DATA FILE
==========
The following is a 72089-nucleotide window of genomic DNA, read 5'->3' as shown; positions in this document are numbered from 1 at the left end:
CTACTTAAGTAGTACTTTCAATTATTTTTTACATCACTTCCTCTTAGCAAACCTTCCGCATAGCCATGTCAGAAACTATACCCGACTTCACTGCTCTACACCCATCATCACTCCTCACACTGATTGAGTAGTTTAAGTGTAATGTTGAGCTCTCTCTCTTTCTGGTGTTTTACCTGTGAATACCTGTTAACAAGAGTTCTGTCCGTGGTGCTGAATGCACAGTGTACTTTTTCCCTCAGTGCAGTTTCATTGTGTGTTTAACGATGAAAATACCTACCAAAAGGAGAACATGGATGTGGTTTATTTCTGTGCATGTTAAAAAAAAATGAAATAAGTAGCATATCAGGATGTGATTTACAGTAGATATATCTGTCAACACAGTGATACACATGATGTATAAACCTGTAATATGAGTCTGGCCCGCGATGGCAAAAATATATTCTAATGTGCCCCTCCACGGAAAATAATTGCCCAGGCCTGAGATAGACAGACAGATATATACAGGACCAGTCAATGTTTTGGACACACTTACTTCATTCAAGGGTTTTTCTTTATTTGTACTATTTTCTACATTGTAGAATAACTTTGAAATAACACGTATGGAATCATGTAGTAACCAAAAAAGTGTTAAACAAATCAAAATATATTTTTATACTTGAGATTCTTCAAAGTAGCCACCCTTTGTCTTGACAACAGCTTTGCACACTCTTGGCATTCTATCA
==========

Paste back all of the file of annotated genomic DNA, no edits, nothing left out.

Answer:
The following is a 72089-nucleotide window of genomic DNA, read 5'->3' as shown; positions in this document are numbered from 1 at the left end:
CTACTTAAGTAGTACTTTCAATTATTTTTTACATCACTTCCTCTTAGCAAACCTTCCGCATAGCCATGTCAGAAACTATACCCGACTTCACTGCTCTACACCCATCATCACTCCTCACACTGATTGAGTAGTTTAAGTGTAATGTTGAGCTCTCTCTCTTTCTGGTGTTTTACCTGTGAATACCTGTTAACAAGAGTTCTGTCCGTGGTGCTGAATGCACAGTGTACTTTTTCCCTCAGTGCAGTTTCATTGTGTGTTTAACGATGAAAATACCTACCAAAAGGAGAACATGGATGTGGTTTATTTCTGTGCATGTTAAAAAAAAATGAAATAAGTAGCATATCAGGATGTGATTTACAGTAGATATATCTGTCAACACAGTGATACACATGATGTATAAACCTGTAATATGAGTCTGGCCCGCGATGGCAAAAATATATTCTAATGTGCCCCTCCACGGAAAATAATTGCCCAGGCCTGAGATAGACAGACAGATATATACAGGACCAGTCAATGTTTTGGACACACTTACTTCATTCAAGGGTTTTTCTTTATTTGTACTATTTTCTACATTGTAGAATAACTTTGAAATAACACGTATGGAATCATGTAGTAACCAAAAAAGTGTTAAACAAATCAAAATATATTTTTATACTTGAGATTCTTCAAAGTAGCCACCCTTTGTCTTGACAACAGCTTTGCACACTCTTGGCATTCTATCA